Pumps were draining the floodwaters of New Orleans back into Lake Pontchartrain as the city entered its second week after hurricane Katrina. But an Army Corps of Engineers spokesman said the pumps, capable of pushing 10,000 cubic feet of water per second, would have to be powered up slowly so as not to damage the levee system further and cause a new breach. Mayor Ray Nagin (D) said it was his understanding that clearing all the standing water would take three weeks and that restoring electricity across New Orleans would require as long as two months. He didn't indicate whether the city would force the evacuation of the estimated 10,000 residents who remain but said those refusing to leave no longer would receive handouts of freshwater. A senior police official said: "We have advised people that this city has been destroyed. There is ... no reason for them to stay."
In other Katrina-related developments:
• Long lines of cars were bringing residents of some New Orleans suburbs back to inspect their homes for damage and to salvage what is possible. They are permitted to stay until Wednesday.
• In Houston, despite the declaration of a public health emergency, plans to move 4,000 evacuees from New Orleans onto cruise ships were on hold because many of those sheltering in the Astrodome and other facilities refused to leave.
• In neighboring Mississippi, communications problems were complicating the work of public safety agencies, but a self- contained operations bus that arrived Sunday in Gulfport finally was allowing police and fire departments to be matched with calls for help. Law-enforcement officials reported at least 100 arrests for looting in counties along the Gulf Coast.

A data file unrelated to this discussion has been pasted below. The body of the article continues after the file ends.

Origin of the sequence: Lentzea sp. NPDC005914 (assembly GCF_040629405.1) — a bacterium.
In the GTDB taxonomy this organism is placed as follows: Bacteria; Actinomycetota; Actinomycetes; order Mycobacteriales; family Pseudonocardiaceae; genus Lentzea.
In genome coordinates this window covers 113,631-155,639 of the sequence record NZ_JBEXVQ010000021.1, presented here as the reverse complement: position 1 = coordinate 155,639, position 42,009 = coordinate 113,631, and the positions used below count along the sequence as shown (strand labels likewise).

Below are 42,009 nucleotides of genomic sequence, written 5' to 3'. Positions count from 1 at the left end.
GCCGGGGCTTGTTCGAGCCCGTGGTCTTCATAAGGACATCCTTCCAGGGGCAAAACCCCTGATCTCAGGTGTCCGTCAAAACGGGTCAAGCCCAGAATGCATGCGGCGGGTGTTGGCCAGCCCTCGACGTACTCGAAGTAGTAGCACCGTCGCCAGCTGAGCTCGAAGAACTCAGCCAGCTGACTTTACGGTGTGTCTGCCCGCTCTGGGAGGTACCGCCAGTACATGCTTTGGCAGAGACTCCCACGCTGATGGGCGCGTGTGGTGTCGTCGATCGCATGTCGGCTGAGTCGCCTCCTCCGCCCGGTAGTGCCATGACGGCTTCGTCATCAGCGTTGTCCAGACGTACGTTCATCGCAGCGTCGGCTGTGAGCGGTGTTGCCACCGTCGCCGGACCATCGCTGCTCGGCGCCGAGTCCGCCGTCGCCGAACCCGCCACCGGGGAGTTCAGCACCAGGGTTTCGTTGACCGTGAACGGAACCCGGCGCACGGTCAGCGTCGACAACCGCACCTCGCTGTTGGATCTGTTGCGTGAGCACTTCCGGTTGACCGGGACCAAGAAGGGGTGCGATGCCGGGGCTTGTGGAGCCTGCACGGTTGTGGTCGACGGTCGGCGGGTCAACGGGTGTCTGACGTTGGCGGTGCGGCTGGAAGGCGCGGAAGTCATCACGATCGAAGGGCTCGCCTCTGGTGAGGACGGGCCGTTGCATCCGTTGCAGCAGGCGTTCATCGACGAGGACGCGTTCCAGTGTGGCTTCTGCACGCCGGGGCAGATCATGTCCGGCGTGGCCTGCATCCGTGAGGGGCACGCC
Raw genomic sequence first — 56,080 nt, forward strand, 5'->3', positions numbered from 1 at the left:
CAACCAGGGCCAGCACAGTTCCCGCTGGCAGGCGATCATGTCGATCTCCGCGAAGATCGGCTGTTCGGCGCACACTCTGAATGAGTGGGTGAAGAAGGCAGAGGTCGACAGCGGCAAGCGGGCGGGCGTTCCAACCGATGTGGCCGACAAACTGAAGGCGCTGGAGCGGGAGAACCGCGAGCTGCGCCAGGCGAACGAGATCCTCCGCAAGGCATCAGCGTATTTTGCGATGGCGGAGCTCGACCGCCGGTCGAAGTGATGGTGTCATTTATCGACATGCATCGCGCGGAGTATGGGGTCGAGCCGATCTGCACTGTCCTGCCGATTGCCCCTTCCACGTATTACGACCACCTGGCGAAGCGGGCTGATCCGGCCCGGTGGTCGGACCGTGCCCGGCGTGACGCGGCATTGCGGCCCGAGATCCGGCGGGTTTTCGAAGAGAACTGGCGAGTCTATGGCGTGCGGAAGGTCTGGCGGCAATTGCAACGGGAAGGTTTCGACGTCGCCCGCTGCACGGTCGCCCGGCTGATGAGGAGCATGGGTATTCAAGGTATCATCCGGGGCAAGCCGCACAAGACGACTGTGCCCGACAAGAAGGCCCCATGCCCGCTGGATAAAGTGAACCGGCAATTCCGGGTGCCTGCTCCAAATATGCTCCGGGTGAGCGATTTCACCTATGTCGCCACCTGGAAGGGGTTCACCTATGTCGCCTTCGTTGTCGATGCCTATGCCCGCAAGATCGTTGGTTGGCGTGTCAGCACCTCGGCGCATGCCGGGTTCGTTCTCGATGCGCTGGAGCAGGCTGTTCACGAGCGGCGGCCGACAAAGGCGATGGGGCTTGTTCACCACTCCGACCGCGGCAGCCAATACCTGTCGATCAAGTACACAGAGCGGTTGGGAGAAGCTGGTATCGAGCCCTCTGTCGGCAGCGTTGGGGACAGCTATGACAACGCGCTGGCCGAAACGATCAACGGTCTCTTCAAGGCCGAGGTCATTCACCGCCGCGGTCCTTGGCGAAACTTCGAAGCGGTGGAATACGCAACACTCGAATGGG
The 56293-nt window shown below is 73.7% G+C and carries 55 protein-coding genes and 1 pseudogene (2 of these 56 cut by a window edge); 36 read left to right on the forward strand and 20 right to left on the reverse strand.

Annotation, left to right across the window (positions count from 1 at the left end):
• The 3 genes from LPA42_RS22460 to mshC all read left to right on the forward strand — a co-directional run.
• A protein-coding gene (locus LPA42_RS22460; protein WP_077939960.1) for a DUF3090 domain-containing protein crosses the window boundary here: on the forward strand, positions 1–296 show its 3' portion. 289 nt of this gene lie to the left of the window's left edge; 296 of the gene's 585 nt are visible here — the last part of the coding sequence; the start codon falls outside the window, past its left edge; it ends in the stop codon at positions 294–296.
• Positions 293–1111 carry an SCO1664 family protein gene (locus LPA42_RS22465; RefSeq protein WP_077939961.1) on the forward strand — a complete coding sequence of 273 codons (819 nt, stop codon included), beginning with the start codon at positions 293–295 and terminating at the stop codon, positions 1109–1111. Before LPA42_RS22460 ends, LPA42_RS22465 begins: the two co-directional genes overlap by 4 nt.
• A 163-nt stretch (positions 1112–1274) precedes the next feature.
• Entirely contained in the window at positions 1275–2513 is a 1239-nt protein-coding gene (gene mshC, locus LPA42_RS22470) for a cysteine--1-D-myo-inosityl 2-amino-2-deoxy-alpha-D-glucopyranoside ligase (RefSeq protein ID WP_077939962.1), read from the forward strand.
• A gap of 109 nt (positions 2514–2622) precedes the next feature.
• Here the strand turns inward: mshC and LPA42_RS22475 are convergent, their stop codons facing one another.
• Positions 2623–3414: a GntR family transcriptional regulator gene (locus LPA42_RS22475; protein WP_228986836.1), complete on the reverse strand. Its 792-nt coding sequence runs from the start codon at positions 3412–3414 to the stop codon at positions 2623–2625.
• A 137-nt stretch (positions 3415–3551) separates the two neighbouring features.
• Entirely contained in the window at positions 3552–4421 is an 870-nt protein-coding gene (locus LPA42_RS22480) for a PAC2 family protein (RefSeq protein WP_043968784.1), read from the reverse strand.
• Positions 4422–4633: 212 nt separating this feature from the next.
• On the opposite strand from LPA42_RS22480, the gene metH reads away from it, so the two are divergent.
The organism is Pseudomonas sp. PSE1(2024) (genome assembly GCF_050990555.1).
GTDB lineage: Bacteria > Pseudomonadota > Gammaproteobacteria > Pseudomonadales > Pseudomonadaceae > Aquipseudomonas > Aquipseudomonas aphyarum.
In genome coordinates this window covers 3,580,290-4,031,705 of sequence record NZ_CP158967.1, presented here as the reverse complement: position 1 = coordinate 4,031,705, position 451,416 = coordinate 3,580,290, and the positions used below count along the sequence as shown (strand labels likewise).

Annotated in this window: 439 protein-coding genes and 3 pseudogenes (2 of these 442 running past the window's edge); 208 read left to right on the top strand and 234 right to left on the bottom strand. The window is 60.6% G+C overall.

Congress ended its summer recess Tuesday, returning to work with major new items on the agenda. First: crafting a comprehensive, long-term response to hurricane Katrina, after approving $10.5 billion in stopgap funding last week. In the Senate, members also will consider whether to confirm John Roberts Jr. as the new Chief Justice of the US rather than as an associate justice, following the death of William Rehnquist. The hearings will begin Monday. President Bush is expected to submit a new nominee for the associate post to which Roberts originally was named.
Responding to steps to release oil from US reserves, futures prices dropped on the New York Mercantile Exchange as it reopened Tuesday after a three-day weekend. A barrel of light crude fell 57 cents to $67, while gasoline futures dropped 1 cent to $2.17 a gallon.